The Sledgehammer Hits the Big Time
Peter Gabriel built his reputation upon outlandish extravagances, like dressing up as a gigantic flower during concerts, and making music videos made up in whiteface, talking to a monkey. But this is what the charisma of Peter Gabriel is founded upon—doing weird things. He isn’t a musician who’s going to wow us by overpowering us (Led Zeppelin) or by being cooler than us (The Rolling Stones) or by being crazier than us (George Clinton). He’s someone who impresses us by his musical experimentation, combining dissimilar genres of music into creative and successful expressions of artistry. This is what made his 1986 magnum opus So such an exhilarating thrill ride.
So is the album to which Back to Front owes its gestation to, as it was recorded during Gabriel’s two year world tour in support of the 25th anniversary of his landmark record. Featuring the likes of the super-hit “Sledgehammer”, the sarcastically materialistic “Big Time” and the eye opening “In Your Eyes”, So is not only Gabriel’s bestselling album, but it’s also his most perfect. It’s not overly prog-rock because he was more comfortable with making a pop album by this point, and he finally learned to reconcile the dark, brooding nature of his character with the overly spasmatic and jovially flamboyant facet of himself. With So, Gabriel infused African tribal music, and ‘60s soul, into pop music and art rock. Naturally, a sound like this would require a fine-tuned and extremely well-produced structure to it that would allow the songs to come to life. Ultimately, Back to Front fails because it doesn’t capture the sonic dynamics of Peter Gabriel albums and live albums in general.
I’ve always held a silent bias against live albums, primarily for the fact that they don’t really offer anything new. Being live renditions of songs we already know, I’ve always found it hard for live albums to justify their own existence. Since we already know the songs on a live album, the artist has to do something different enough to stand out from the studio versions of the songs. Back to Front fails to do that; it fails to distinguish itself from all the other times we’ve heard his hits. In short, it doesn’t do anything different or drastic enough to warrant its existence.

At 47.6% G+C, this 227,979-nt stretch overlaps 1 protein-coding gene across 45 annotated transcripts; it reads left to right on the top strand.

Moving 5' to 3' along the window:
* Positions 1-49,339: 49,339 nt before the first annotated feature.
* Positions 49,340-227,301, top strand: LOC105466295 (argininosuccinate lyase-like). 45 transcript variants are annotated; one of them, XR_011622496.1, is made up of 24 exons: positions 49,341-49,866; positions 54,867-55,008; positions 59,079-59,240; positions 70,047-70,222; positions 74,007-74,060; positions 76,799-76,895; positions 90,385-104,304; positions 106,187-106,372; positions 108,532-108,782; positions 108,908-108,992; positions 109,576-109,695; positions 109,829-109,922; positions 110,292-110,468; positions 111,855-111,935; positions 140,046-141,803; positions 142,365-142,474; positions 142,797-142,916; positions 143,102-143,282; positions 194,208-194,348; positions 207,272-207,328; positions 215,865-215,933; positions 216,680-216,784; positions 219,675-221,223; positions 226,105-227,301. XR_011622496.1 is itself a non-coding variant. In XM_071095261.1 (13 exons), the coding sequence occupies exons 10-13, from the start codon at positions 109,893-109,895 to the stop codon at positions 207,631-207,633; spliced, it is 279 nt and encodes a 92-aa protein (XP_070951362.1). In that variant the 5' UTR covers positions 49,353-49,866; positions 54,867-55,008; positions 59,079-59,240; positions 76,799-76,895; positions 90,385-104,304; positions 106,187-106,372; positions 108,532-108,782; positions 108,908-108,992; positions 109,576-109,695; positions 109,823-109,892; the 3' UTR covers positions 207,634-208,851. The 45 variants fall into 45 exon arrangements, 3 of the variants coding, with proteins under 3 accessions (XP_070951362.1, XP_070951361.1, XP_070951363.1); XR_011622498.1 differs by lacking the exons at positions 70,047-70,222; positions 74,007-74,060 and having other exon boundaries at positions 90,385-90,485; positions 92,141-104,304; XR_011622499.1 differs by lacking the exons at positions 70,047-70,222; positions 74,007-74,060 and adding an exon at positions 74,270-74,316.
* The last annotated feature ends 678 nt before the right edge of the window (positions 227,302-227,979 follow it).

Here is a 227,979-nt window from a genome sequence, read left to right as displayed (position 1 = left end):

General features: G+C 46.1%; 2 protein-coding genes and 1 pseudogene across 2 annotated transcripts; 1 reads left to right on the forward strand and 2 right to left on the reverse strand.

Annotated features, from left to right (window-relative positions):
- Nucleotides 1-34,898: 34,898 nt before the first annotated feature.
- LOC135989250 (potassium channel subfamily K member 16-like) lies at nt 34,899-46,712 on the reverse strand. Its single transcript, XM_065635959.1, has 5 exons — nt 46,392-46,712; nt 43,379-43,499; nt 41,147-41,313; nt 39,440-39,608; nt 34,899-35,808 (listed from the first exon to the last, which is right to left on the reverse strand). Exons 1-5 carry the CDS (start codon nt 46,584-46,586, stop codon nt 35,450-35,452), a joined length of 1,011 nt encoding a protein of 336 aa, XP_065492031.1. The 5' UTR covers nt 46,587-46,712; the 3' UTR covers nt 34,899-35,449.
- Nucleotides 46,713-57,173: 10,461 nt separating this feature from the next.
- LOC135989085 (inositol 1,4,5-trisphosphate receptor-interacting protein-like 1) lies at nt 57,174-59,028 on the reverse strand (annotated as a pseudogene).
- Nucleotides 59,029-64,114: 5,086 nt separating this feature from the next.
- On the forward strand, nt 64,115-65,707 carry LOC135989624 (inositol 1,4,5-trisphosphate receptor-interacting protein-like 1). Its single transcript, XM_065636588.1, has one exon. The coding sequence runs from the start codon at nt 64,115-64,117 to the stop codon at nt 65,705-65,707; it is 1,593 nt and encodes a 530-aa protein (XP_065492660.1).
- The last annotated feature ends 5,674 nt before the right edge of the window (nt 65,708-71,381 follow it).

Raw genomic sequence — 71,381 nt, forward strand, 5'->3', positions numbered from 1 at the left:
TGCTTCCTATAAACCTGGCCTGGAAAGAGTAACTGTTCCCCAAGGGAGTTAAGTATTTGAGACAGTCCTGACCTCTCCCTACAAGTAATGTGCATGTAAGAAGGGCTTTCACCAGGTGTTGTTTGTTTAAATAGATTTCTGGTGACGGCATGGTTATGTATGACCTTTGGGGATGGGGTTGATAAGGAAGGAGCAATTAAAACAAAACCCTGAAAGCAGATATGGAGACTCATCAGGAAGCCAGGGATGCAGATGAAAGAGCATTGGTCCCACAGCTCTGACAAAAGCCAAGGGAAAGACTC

The highlight of the set is the novelty of Gabriel performing So from start to finish, as well as an acoustic version of a few of his older hits such as “Shock the Monkey”. Novelty alone isn’t enough to save Back to Front from redundancy, however. Classics such as “Red Rain” and “Sledgehammer” just don’t have the punch and the vividness to them that they originally did; they seem much more restrained and diluted, as if they don’t come to life as fully as they did in the studio. One of the better examples is “No Self Control”, which is transformed into a stripped-down lounge-singer version of the original. It lacks the aggression and urgency that originally made it a standout track on Peter Gabriel. “Sledgehammer”, in particular, is a very by-the-numbers live rendition, except that unlike the original version, it doesn’t make me want to get up and dance.
But then again, Back to Front is a very generic, by-the-numbers kind of live album. It’s quite literally, Peter Gabriel playing his songs live on stage; there is no extra flair to it, like KISS’s Alive, or the unbridled explosiveness that could be found in the Who’s Live at Leeds. It’s not a bad album, as the songs that he plays are enjoyable and great songs, but because the live performances of these songs lack charisma and vitality, it begs the question: was a live album really necessary?
The album fails to really grasp the extravagance and manic-depressive nature of Gabriel’s music, as well as his quirky charisma with which he used to initially carve out his following. But, the fact remains that the only people who will care about Back to Front are Peter Gabriel fans, as it won’t bring in any new fans by itself. The generic nature of the performance doesn’t do So justice because the performance is the most straightforward and basic that it could possibly be. The purpose of a live album shouldn’t be to merely go through the motions—it should offer excitement and a new dynamic that isn’t found on the original album. Between Back to Front and its source material, the original proves to be the superior. Ultimately, this is a bland live album, one that fails to fully captivate and inspire, which is a rarity for Peter Gabriel.